Neal Suresh Mulani directs and acts in his film, Tell Me Something I Don’t Know, which screens June 24 during the Palm Springs International ShortFest.
PHOTOGRAPHY COURTESY NEAL SURESH MULANI
You may not realize it, but when you watch the film entry from Neal Suresh Mulani in the upcoming Palm Springs International ShortFest, you’re actually getting to know a part of him.
What you watch may not be exactly drawn word for word from Mulani and his life experiences, but the emotional connection to the material is very real and the questions that they create about who he is are some he has given great thought to confronting.
“Film has always been a way for me to better understand myself and the emotions I feel and the experiences that I go through when I can't really make sense of them,” says Mulani, a Boston native who is a recent graduate of the Film and TV Production program at the University of Southern California. “Film has such a power to depict things experientially that I don't think you get in other mediums. Just that it gives you the avenue to experience things so deeply and viscerally that sure, music and theater and television sort of satisfy in different ways, but yeah, I think that there's something really, really unique about what film offers.”
Tell Me Something I Don’t Know will be the second film by Mulani to screen at ShortFest after debuting his work with From The Top during the festival’s virtual edition in 2020 after the pandemic shut down in-person events. Typical of many of the efforts you will see at ShortFest, Mulani not only co-wrote the script and directs the 15-minute short, but he also acts in it. Depicted to take place in Greater Palm Springs, the film was actually shot at a house in Sherman Oaks.
“It was just a time where it felt like everybody was so sick of each other, living down the hall from each other, as you do in college, going out together on the weekends, having all your classes together, it just felt like everybody was kind of on thin ice with their own friendships,” Mulani explains. “And so I went out one night with someone who is still a really good friend of mine. But we were just really kind of getting tired of each other. And I think you reach a certain sense of complacency in friendships that have lasted several years, where neither of you has the gumption to say what is bothering you about the other person.”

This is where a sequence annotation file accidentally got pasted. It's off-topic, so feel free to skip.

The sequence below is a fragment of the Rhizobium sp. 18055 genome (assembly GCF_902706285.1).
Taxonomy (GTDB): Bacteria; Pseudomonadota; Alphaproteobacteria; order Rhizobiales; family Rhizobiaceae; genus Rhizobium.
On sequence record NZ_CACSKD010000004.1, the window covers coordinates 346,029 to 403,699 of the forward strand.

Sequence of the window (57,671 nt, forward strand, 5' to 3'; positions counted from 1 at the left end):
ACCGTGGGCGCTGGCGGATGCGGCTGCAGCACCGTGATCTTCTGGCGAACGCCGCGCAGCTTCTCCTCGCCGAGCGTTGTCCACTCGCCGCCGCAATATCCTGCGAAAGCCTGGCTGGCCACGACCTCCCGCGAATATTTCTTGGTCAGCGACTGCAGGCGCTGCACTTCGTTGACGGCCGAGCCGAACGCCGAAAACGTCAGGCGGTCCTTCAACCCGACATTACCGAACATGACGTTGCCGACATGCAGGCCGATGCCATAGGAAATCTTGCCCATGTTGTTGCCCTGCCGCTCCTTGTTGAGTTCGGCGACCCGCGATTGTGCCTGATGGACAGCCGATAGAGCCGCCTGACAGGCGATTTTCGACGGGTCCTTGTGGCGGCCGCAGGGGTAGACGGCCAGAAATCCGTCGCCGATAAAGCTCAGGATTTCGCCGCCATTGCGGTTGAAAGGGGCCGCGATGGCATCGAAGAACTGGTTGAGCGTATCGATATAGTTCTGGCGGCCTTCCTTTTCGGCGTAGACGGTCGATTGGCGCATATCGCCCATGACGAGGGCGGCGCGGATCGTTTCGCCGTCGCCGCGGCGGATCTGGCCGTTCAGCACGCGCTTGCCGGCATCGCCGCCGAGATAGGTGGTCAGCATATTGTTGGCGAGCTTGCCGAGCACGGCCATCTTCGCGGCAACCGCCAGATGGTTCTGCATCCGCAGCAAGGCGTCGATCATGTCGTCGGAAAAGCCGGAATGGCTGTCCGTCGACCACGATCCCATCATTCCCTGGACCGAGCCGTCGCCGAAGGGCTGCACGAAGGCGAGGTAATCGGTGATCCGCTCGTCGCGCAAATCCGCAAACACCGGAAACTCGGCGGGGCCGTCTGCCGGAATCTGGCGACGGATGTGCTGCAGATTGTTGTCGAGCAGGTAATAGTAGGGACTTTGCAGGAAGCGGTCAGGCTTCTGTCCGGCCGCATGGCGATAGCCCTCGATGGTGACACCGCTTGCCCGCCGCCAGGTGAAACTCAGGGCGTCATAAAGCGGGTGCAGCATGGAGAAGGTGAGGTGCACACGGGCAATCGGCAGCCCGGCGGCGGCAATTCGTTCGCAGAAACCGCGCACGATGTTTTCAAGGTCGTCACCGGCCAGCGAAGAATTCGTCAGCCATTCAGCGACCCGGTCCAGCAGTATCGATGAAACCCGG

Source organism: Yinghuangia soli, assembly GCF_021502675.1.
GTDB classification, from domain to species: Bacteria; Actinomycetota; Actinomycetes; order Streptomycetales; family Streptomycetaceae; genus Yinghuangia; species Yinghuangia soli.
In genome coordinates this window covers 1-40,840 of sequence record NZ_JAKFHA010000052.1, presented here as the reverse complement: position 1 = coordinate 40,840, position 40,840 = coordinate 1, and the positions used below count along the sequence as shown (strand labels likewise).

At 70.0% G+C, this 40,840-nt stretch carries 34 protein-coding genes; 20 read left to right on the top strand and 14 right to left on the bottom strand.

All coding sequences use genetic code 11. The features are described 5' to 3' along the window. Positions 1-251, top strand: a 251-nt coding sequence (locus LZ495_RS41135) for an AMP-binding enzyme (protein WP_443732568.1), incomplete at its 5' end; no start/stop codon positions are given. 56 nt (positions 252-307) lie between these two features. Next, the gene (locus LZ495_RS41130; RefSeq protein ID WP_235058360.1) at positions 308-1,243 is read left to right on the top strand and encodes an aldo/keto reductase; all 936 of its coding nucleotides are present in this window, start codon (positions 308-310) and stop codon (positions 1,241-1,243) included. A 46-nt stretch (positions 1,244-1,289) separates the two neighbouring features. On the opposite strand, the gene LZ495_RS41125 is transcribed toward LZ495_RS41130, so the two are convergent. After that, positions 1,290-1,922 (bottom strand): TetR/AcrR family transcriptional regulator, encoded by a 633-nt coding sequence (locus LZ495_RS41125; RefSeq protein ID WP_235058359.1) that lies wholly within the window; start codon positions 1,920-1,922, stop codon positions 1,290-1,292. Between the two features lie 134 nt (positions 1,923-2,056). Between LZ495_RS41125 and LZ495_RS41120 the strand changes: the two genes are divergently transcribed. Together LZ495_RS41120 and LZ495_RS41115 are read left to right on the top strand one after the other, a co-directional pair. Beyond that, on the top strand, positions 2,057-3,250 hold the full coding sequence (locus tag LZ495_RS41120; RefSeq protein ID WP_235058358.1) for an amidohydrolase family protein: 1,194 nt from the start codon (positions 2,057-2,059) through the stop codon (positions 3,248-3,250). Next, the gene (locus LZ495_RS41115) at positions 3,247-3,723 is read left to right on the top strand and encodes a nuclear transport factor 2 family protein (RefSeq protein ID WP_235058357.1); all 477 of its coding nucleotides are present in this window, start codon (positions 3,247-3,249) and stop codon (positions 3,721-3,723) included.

“So it was really kind of like this perfect blend of fiction and honesty from my own experiences that I want to keep trying to mine from as I continue to make films,” Mulani adds.
Palm Springs ShortFest will screen 300 films from June 21-27 at the Palm Springs Cultural Center. Tell Me Something I Don’t Know is one of five shorts in the category, Friends Like These, that screens at 3:30 p.m. June 24. Mulani chats further with Palm Springs Life about creating a film in there days during a pandemic, what he derives from revealing something about himself in the film, and where his passion lies in filmmaking.
Did you have to do anything to the house to give it a desert vibe you wanted?
We just really wanted it to feel like this sort of elaborate, gorgeous Airbnb, but with if a small group of 20-somethings had inhabited it for the weekend. So just things strewn across the floor and empty cups and bottles. And so the house really did so much of the work. But our production designer, Charlotte, really had such a impeccable eye for rearranging things in the frame and making the space feel like this lush, warm house, but kind of almost cold in how lightly used it is and how empty the space sort of felt.
VIDEO: View the trailer for Tell Me Something I Don’t Know.
What challenges dd you face making the film. Obviously, Covid created issues, but what else?
“So we shot this at the peak of the Delta variant in late July, early August 2021. So it was just a very confusing time because I think in LA there were a lot of sets going back to work since so many people had just been fully vaccinated, nobody's wearing masks, we're going to do this.... Aside from how tight and quick we had to move. It was actually pretty seamless. I would say the biggest production challenges were just the amount of dialogue and coverage, because there's so many dialogue scenes between the four characters.
And then there's a bit of, I wouldn't even say it's a stunt because it's really not that crazy. But there's sort of a moment toward the end that we had one take to get right. I'm not speaking to it because it's a short, so any detail is kind of like a spoiler if anyone cares. But there was kind of a moment toward the end where we had one take to get it right with someone, something in the pool.